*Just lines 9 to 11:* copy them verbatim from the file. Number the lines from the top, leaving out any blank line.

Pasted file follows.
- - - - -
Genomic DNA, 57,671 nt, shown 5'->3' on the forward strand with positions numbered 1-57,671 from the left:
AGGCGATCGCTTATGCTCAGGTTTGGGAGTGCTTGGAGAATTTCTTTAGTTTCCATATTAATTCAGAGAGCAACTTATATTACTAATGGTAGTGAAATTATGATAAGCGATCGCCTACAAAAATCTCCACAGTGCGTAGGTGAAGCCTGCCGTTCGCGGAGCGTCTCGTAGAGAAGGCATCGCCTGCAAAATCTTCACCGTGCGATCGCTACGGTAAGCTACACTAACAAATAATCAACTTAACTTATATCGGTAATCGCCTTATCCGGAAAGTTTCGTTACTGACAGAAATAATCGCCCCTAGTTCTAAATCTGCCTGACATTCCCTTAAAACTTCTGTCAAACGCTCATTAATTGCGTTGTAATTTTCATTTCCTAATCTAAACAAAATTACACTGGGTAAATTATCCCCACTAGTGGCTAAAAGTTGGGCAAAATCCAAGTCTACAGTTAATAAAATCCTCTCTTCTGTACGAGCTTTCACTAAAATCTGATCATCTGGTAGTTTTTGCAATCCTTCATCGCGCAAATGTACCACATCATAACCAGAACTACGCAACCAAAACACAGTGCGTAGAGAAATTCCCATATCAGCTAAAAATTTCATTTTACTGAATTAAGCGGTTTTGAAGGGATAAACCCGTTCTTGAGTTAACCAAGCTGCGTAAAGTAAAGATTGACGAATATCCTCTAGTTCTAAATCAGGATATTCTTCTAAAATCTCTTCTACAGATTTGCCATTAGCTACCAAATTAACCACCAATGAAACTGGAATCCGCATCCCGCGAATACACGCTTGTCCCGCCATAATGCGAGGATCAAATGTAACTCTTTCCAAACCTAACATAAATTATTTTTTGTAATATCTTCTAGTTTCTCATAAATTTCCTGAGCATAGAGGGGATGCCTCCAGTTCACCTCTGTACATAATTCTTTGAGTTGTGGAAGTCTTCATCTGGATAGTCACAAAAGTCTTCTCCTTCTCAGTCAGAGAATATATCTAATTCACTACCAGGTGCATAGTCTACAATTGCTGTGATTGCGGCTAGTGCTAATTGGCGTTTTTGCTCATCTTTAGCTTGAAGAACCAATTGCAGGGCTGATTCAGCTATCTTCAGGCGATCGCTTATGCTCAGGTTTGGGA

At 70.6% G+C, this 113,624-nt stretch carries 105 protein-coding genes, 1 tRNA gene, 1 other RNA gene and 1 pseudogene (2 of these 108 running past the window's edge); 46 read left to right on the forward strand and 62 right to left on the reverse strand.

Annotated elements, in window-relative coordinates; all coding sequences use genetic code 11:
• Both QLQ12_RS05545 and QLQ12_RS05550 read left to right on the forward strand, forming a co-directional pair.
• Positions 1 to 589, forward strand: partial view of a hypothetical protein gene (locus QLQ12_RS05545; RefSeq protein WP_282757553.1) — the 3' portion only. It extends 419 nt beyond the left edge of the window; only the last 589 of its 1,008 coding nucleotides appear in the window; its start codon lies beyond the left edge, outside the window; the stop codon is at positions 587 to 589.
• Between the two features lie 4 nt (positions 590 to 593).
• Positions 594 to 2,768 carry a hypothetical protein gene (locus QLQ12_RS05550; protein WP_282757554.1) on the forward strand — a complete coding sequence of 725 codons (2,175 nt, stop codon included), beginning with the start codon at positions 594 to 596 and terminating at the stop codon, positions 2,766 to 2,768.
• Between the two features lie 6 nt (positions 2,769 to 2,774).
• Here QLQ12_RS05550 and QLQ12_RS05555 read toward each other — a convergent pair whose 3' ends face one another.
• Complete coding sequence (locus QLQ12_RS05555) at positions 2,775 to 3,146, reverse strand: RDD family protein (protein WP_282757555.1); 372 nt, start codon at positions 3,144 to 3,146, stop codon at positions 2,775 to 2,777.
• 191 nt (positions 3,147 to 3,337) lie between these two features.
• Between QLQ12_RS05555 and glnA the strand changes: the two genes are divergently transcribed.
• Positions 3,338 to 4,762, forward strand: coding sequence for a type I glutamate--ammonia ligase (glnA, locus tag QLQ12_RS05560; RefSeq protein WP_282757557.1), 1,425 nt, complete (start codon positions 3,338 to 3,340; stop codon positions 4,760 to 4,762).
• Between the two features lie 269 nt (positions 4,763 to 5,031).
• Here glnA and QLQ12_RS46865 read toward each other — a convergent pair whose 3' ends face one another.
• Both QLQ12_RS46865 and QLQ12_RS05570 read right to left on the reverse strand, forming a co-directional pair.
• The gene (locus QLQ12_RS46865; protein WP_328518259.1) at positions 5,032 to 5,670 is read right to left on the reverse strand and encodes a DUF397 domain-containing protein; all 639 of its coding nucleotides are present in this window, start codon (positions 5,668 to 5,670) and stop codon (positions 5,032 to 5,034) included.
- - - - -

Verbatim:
• Between the two features lie 6 nt (positions 2,769 to 2,774).
• Here QLQ12_RS05550 and QLQ12_RS05555 read toward each other — a convergent pair whose 3' ends face one another.
• Complete coding sequence (locus QLQ12_RS05555) at positions 2,775 to 3,146, reverse strand: RDD family protein (protein WP_282757555.1); 372 nt, start codon at positions 3,144 to 3,146, stop codon at positions 2,775 to 2,777.